Loaner Bikes

The El Cerrito High School Mountain Bike Club, “ECHS MTB Club”, has a number of mountain bikes, both owned by the club and on loan. We have these bicycles available so that we can allow newcomers access to this amazing sport without a huge upfront cost. These bicycles are made available to students who wish to ride with the ECHS MTB Club for training and racing, but who do not yet own a bicycle and/or can’t afford to purchase one.

If you need a loaner bike, please fill out this form and turn it in with your registration before the deadline.  We will try to get a bike for everyone who needs one.

Bike Care

Storage Store bike inside to keep dry and prevent theft.

No parking at school Do not park the bike at school.  It will get stolen.  If you need to ride to school in order to have your bike available after practice, there are several riders who live near school.  We can work with you to find one of these riders and you can leave the bike at their house during school.

Treat like it’s your bike Don’t do reckless things that may damage the bike.  We want to keep the bikes around for multiple years for riders who need them.  Don’t skid.  New tires are expensive and skidding is almost always unnecessary and unsafe.

Bike Maintenance

Keep tires inflated (every ride) Before each ride, check the tire pressure to confirm it is still firm enough to ride. The tire pressure should be between 25-30 psi. (Riders 165+ should aim for 28psi; <165 can start at 25psi.) Refill as needed. Riding without sufficient air can cause the tire to “burp” and break the seal causing a messy flat. NEVER ride on a flat. It will destroy the rim.

Here’s an article with more info on how to choose the right inflation.

Lube the chain (every 1-2 rides, or each time the bike gets wet) It’s important to oil your chain frequently.  Not only will this keep the bike running faster, but a well-lubed chain prevents ride-ending chain breakage. During the summer when it’s dry, you’ll need to lube it less. Usually every other ride or so. During the winter when it’s wet, you’ll need to lube it more. Always lube you chain after washing your bike or getting the bike wet.

Here is a short video showing you how to lube your chain:

I use White Lighting on my bike.  You can find a variety of lubes online or at Mike’s Bikes.  Just make sure you use a bike lube and not a cleaner like WD40.

Wash and keep the bike clean  (each ride – 3 weeks) Having a clean bike is not just so you can look good.  It will prolong the life of the bike. Leaving mud and sand on your bike will work into the components and wear them down.  You should wash your bike every couple of weeks when it is dry out. You should wash your bike each time you return home from a muddy ride.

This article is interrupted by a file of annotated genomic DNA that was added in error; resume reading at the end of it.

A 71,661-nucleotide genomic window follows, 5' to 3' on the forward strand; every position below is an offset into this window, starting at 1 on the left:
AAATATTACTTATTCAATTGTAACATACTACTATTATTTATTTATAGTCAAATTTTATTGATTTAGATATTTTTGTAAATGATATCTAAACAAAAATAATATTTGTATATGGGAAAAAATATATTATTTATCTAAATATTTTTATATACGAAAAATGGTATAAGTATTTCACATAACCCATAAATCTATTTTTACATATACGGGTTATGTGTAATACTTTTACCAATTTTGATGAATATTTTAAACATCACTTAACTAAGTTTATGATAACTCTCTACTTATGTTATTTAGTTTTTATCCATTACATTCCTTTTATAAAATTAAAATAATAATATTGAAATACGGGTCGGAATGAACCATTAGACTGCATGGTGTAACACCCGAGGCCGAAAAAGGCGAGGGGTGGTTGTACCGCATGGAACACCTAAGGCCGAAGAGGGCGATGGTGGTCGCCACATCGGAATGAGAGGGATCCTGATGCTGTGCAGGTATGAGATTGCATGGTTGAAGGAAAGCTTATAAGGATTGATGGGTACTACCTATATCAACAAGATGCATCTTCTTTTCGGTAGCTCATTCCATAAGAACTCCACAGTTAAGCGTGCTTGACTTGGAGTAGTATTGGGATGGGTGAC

Here is a short video showing how you can wash your bike:

A few things to note:  You don’t need expensive bike cleaners or brushes.  You can buy those and they are great.  But you could also use Simple Green and an old toothbrush.

Maintain fluid in tires (~every 3 months) The tires on the loaner bikes are tubeless.  That means instead of an inner tube, they have tire sealant which will fill most small punctures without your noticing and allow you to ride lower tire pressures.  This sealant will dry out over a few months.  It’s important to check the sealant every couple of months and top it off. (It’s worthwhile to make it a practice to shake the wheel and listen for fluid OR set a calendar reminder.)  To check the fluid, let the air out, open the tire with a tire lever and check the fluid amount.  There should be about 3 oz.  You need an air compressor or C02 cartridge to add air back to the tire.  This is because the tire needs to be seated and you have to add air quickly.  Most bike pumps won’t work. One of the coaches can help you with this if you ask. But if you’re in the market for a new bike pump, Mike’s sells pumps that can re-seat a tubeless tire. 

Brake pads (3-6 months) The loaner bikes all have disc brakes. Disc brakes have brake pads.  These pads wear out after use and need to be replaced.  You can often feel or hear when the pads are worn and need to be replaced.  You can also remove the wheel and look at the pads to see if they need to be replaced.  Pads will usually last about 3 months depending on usage. Do NOT pump the brakes while the disc and wheel are removed!

Bike Carry

All riders should carry the following items on their bike:

  • Multi-tool – Example: Crankbrothers Multi-Tool A multi-tool is needed to take the tire off to change a flat.  A multi-tool with a chain tool is also helpful.
  • 29” tube – Example: 29″ Presta Valve MTB Bike Inner Tubes . Don’t be the rider that has to borrow one from a coach or friend.
  • Air Pump – Either a pump or C02 Inflator works.  Examples: Hand Pump or  CO2 Bicycle Inflator . Note: if you get a C02 Inflator, you want 20 Gram cartridges. One cartridge is sufficient to re-seal a tubeless tire, but Murphy’s law is that you’ll have 1 more flat than you have cartridge, so it is best to have both.
  • Tire Levers – Example: Pedro’s Tire Levers

Optionally – I like to carry a chain link.  You need to get the right one for you bike.  For example if you have an Eagle, then you want: SRAM Eagle PowerLock Chain Connector 12-Speed.

You can put all this in your jersey pocket, but I recommend a saddle bag on your bike, so it’s aways there.  Examples: Ortlieb Saddle Bag  Wedge Bag

Mike’s Bikes or other bike shop will carry all these items if you want to shop around.

Bike Helmet

A helmet is required whenever you are riding the loaner bike.   Read here to learn more about helmets.

Bike Pedals

The loaner bikes come with flats.  If you would like to put clipless pedals on the bike, you are welcome to do so.  Please save the flat pedals to put back on the bike when you return it at the end of the season.